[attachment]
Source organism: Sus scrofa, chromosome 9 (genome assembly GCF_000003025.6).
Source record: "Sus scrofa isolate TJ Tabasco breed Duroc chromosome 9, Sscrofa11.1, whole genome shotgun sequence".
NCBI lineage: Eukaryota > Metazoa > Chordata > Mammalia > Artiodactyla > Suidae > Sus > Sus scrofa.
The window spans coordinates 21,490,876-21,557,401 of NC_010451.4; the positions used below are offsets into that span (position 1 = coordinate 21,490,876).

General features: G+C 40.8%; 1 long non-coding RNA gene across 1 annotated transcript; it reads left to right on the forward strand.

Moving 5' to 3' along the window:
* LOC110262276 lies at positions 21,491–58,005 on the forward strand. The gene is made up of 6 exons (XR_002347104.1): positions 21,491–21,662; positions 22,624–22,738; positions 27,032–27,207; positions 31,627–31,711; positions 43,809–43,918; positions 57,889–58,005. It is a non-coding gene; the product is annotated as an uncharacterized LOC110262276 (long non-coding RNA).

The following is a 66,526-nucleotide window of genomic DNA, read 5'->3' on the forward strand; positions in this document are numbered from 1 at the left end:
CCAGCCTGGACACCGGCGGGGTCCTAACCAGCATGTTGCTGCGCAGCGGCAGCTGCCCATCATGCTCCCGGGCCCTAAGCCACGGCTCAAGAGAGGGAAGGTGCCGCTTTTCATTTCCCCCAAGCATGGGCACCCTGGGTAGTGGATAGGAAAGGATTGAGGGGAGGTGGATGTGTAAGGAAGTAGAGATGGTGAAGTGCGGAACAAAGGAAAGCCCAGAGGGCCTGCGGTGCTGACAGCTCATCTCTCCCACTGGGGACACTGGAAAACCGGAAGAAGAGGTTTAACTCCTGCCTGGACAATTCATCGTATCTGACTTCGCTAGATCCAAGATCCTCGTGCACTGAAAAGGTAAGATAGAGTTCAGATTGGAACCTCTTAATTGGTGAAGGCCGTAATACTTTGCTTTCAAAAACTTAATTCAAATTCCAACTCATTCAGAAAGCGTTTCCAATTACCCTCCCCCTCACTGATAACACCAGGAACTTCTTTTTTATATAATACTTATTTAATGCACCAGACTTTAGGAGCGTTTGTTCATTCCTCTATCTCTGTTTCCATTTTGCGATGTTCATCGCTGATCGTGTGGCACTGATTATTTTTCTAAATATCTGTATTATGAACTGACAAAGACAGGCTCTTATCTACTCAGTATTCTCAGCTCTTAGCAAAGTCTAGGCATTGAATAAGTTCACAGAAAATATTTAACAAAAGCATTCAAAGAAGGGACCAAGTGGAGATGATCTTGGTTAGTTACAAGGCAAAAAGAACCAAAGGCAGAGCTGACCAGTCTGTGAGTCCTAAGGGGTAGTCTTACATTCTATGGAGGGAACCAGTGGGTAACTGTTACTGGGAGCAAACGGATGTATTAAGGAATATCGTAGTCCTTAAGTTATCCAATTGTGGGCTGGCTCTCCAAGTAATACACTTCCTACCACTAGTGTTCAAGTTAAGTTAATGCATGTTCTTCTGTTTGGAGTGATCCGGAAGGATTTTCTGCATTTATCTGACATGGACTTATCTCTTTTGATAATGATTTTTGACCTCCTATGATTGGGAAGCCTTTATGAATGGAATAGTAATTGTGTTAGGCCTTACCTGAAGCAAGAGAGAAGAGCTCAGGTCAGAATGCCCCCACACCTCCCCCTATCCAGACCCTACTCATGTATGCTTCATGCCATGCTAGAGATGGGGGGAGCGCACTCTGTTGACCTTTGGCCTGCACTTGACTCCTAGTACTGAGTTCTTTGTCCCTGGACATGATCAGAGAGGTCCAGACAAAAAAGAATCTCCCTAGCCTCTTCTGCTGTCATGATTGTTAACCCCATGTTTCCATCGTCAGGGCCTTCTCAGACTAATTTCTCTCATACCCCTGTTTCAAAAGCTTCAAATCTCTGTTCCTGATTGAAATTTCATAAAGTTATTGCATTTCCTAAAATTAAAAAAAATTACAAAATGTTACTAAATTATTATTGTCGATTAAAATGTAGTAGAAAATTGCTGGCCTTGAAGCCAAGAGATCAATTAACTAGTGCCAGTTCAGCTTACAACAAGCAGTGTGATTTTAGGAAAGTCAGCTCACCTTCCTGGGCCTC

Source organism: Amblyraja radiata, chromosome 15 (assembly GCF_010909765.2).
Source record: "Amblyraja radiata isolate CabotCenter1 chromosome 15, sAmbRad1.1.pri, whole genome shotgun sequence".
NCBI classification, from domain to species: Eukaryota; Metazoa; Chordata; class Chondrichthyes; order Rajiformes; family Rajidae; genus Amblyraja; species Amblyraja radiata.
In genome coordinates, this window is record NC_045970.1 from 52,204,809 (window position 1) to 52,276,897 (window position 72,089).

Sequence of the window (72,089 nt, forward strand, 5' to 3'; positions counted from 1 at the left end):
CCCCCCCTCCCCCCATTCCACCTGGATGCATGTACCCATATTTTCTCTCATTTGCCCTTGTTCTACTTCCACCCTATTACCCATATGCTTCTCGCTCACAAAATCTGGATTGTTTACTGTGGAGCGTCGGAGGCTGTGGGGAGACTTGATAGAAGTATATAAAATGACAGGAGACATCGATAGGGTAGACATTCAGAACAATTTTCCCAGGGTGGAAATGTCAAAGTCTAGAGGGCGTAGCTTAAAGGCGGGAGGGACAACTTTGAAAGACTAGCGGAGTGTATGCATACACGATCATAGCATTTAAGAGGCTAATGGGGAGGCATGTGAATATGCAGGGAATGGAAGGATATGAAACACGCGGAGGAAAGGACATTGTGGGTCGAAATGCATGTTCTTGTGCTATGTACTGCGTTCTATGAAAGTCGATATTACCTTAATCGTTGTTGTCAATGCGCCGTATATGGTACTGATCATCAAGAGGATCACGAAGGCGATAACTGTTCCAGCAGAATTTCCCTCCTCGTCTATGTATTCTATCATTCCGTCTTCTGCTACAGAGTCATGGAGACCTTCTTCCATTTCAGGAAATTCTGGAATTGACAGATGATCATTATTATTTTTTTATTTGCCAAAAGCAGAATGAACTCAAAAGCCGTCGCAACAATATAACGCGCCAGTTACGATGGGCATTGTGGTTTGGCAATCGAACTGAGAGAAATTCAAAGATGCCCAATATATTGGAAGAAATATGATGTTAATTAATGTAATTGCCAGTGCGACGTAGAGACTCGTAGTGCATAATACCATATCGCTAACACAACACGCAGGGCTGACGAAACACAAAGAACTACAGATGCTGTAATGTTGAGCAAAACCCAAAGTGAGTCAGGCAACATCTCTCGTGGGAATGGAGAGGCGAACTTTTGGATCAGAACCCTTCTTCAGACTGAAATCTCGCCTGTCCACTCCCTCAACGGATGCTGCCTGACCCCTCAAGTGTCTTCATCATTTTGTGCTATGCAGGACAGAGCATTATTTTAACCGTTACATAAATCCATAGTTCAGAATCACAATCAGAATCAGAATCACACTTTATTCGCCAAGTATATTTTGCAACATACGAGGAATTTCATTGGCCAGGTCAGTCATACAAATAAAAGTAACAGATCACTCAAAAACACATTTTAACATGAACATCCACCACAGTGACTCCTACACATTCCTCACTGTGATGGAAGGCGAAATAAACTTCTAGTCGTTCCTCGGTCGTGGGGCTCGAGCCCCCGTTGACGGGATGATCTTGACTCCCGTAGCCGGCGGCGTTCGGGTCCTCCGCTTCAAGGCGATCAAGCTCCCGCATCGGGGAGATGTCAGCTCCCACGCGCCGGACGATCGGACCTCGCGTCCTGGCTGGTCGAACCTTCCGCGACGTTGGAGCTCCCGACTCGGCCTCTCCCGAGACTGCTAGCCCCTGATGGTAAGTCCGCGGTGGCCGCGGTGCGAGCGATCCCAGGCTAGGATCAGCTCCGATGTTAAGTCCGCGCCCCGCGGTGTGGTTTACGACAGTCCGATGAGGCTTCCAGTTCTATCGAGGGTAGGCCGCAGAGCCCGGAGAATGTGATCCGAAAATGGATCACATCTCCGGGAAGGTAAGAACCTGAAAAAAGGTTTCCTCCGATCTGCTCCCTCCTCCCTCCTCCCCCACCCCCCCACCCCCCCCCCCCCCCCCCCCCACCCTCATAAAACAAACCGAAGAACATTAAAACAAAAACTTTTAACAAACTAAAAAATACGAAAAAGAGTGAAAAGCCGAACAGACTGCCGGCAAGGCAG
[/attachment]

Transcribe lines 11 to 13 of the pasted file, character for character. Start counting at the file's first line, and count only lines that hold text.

Source record: "Amblyraja radiata isolate CabotCenter1 chromosome 15, sAmbRad1.1.pri, whole genome shotgun sequence".
NCBI classification, from domain to species: Eukaryota; Metazoa; Chordata; class Chondrichthyes; order Rajiformes; family Rajidae; genus Amblyraja; species Amblyraja radiata.
In genome coordinates, this window is record NC_045970.1 from 52,204,809 (window position 1) to 52,276,897 (window position 72,089).